L gave us some directions to stop at their local beach in Kommetjie before we were expected at their house. This wild beach with a fabulous break was full of after work surfers. It was amazing to see this wild beach so close to a big city like Cape Town. Perhaps this is part of the Cape Town charm. You have such wild and tumultuous natural spaces like this juxtaposed so closely with a world class, global city. Littered with bull kelp and plenty of salty sea spray, Kommetjie is one of the most beautiful beaches I’ve ever seen. I couldn’t help but marvel that if this were in North America, there would be skyscraper hotels lining this beach, not rows of quaint beach cottages and surf shacks.
Our second day in Cape Town was devoted to a walk down memory lane for Monsieur and Granny. We took a drive over the north end of Table Mountain, past the Rhodes Memorial and on to Muizenberg (pronounced Mu-zen-berg). A small surf town overlooking False Bay and depending on who you ask, the Indian Ocean side of Cape Point. Technically, the southern most point of Africa is actually Cape Agulhas located southeast from Cape Town. However, the romantic division between the Atlantic and Indian Oceans continues to be the Cape of Good Hope.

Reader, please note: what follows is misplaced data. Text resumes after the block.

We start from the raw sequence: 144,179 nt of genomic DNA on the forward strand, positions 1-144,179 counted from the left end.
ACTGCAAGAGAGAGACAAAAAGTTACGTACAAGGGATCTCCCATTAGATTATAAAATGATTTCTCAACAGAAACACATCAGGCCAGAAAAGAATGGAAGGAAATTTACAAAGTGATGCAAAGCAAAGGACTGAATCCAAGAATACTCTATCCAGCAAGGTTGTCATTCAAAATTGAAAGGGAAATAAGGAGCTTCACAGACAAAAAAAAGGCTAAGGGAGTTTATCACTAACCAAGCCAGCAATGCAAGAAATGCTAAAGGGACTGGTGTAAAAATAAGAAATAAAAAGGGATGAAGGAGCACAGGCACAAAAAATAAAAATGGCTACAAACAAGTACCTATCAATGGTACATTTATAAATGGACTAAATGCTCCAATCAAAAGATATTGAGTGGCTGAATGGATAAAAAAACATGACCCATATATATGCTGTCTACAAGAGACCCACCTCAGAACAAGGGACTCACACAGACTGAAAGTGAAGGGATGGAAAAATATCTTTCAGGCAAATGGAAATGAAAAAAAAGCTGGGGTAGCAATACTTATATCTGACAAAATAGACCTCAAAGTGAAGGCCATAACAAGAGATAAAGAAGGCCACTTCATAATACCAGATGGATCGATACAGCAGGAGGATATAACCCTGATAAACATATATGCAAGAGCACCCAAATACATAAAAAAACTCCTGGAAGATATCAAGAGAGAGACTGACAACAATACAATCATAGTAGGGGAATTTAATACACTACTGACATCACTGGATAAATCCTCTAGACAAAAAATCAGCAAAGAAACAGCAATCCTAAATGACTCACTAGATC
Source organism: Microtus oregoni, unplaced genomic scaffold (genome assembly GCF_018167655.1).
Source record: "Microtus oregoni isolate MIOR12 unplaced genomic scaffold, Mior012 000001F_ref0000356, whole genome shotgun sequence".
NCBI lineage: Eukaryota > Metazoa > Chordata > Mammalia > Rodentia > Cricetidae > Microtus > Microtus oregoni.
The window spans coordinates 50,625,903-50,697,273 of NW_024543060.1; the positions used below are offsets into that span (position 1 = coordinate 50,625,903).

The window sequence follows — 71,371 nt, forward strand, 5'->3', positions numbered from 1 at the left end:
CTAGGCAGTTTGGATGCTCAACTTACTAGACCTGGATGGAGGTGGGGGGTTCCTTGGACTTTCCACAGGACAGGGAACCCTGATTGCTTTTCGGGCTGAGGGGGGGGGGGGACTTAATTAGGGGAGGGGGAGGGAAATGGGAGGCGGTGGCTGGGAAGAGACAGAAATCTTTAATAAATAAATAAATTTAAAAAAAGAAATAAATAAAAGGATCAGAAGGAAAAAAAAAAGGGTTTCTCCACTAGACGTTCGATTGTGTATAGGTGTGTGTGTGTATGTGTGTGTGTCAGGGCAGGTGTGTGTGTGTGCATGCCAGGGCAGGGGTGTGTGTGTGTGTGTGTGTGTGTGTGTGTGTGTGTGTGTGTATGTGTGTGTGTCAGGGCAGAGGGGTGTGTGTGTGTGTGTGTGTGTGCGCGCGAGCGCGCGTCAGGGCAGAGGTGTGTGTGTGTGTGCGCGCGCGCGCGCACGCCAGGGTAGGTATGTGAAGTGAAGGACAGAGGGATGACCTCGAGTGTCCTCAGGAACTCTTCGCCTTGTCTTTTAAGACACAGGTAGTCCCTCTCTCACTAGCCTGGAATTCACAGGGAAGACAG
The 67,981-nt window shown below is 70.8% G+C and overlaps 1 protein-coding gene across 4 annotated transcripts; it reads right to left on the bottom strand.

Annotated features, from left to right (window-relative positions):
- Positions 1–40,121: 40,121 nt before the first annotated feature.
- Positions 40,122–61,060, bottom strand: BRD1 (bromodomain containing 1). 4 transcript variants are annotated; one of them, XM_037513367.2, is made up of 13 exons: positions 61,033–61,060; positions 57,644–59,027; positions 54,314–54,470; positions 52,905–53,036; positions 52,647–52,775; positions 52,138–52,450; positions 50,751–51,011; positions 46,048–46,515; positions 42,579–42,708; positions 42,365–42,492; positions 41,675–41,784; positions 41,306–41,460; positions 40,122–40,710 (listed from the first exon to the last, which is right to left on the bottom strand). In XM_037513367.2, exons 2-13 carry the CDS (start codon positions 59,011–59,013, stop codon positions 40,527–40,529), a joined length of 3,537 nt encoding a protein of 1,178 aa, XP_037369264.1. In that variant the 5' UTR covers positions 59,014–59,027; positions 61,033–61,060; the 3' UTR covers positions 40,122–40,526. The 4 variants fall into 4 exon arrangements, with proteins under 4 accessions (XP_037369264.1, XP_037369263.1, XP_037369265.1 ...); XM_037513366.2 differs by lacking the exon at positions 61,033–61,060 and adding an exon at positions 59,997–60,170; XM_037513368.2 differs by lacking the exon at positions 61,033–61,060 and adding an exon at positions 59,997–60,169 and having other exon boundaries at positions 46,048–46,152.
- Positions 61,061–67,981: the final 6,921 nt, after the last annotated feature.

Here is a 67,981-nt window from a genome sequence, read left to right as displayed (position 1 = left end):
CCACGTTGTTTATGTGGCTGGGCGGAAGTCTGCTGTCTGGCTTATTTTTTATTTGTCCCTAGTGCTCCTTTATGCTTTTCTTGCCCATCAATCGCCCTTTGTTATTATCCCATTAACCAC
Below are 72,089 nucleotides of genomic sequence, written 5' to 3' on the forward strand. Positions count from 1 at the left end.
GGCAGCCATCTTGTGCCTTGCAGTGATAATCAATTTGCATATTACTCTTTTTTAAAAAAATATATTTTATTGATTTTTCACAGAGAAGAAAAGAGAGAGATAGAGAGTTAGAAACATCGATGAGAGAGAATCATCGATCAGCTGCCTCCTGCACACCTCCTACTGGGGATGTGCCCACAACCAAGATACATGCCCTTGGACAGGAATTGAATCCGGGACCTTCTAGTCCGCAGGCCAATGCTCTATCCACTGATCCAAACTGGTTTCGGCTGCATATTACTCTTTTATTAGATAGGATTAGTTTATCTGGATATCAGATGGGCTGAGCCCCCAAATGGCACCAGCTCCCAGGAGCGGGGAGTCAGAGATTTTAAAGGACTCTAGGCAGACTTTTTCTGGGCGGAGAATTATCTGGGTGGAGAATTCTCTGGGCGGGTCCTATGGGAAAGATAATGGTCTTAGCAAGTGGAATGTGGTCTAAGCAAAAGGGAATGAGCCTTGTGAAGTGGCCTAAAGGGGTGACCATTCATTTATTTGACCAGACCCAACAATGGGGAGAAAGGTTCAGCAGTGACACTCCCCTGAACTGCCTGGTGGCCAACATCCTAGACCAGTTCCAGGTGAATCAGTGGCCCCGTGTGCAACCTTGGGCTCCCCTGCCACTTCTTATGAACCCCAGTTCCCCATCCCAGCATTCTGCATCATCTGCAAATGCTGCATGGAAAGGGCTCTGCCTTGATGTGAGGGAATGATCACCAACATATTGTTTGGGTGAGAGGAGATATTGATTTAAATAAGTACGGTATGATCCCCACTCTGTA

Driving through Muizenberg, Monsieur and Granny noted many changes but were amazed and at how little had changed at all. South Africa is not a country where infrastructure improvements happen with any speed at all. Instead we found a beach with several of its famous, colourful beach boxes falling down in disrepair.